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Parental Guidance: Ni no Kuni: Wrath of the White Witch

Ni no Kuni Wrath of the White Witch Screenshot 072

This article is my first contribution to a newer series of features here at RPGFan: Parental Guidance. Cat Quest and Kingdom Hearts have already been wonderfully covered by Monica and I encourage everyone to read those pieces as well. This feature aims to achieve the same goal: to aid parents in making educated decisions about the games their children play. 

Ni no Kuni: Wrath of the White Witch has quite a bit going for it to make it appeal to RPG enthusiasts of all ages. If I had to summarize the game in just three words, I would say “Studio Ghibli Pokémon.” Originally released in North America for the PS3 in 2013, the game was followed by a sequel in 2018 and a remastered version in 2019. A major component of the game is the cutscenes, produced by famed Studio Ghibli (My Neighbor Totoro, Kiki’s Delivery Service).

Ni no Kuni: Wrath of the White Witch: Ding Dong Well. The main character and one of his familiar creatures are in a fantasy-themed sewer system.
Use familiars to battle foes.

Ni no Kuni follows a young protagonist named Oliver. Oliver lives in a small town called Motorville with his mother Allie, and lives a typical childhood. A traumatic event soon unfolds that leads Oliver on a journey to the fantasy world of Ni no Kuni. This fantastical realm exists in parallel to the “real world” where Oliver has grown up. 

Each person in the fantastical world has a soulmate (in effect a parallel version of themselves) in Oliver’s world.  What makes this interesting is that each version of these characters is affected by their parallel counterpart. Players traverse back and forth between the two realms solving problems and battling monsters in a quest to rescue the world from the control of the evil wizard Shadar.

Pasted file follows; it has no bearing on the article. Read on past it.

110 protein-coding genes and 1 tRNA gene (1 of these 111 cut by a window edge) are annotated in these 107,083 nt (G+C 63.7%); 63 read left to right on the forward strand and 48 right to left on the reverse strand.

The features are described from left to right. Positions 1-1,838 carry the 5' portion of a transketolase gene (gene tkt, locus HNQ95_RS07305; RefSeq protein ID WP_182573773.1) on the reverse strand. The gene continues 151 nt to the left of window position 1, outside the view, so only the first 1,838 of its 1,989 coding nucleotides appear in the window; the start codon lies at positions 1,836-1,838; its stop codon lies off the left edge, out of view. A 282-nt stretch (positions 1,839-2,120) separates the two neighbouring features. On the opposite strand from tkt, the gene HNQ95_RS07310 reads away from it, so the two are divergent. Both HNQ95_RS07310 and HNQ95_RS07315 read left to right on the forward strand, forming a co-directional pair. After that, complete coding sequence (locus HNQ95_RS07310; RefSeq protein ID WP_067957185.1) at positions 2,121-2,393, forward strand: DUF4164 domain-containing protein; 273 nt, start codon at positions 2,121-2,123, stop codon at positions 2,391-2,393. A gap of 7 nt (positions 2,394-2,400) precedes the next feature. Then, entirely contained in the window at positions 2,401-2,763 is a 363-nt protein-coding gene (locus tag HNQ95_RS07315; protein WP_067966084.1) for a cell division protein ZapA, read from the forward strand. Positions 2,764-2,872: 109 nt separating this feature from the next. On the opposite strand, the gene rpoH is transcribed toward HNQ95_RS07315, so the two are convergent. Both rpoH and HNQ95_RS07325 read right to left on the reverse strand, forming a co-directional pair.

Ni no Kuni uses the full button layout of modern controllers to navigate various in-game tasks.  It utilizes the standard dual-analog controls for character and camera movement. Most interactions in the environment are completed with the same button, but there are multiple menus to navigate when in the field. The game features a real-time battle system with its own full set of controls. In fact, the battle system is the most complex aspect of the game. 

Oliver and his familiars engage in battle with monsters in a desert. Oliver can issue commands to his creatures with a dialogue-bubble-themed menu in the bottom left.
There can be a lot going on during real-time battles.

In battle, players control a party of up to three characters, each with three familiars (friendly creatures for battling foes) to manage. This makes for a good bit of party and strategy management both in and out of battle. However, players only directly control one party member at a time. The remaining party members execute actions automatically based on their set tactics—which can be adjusted at the start of battle and on the fly. Overall, combat requires a solid level of understanding and effort, especially for tougher boss battles. This puts the game a bit beyond the capacity of most younger children, but the level of complexity is a good fit for older kids with some RPG experience.

Strategic Thinking

If you do any research on Ni no Kuni’s difficulty online, you will encounter opinions ranging from “this game is laughably easy” to “I can’t believe the difficulty spikes!” The game does have difficulty choices, and I would personally recommend the easiest difficulty for first timers. The difficulty can be adjusted mid-game, so if the game does become too easy, it can be raised. As for the difficulty spikes, I did not find this to be the case. It should be noted, though, that my kids and I played on the aforementioned easiest difficulty.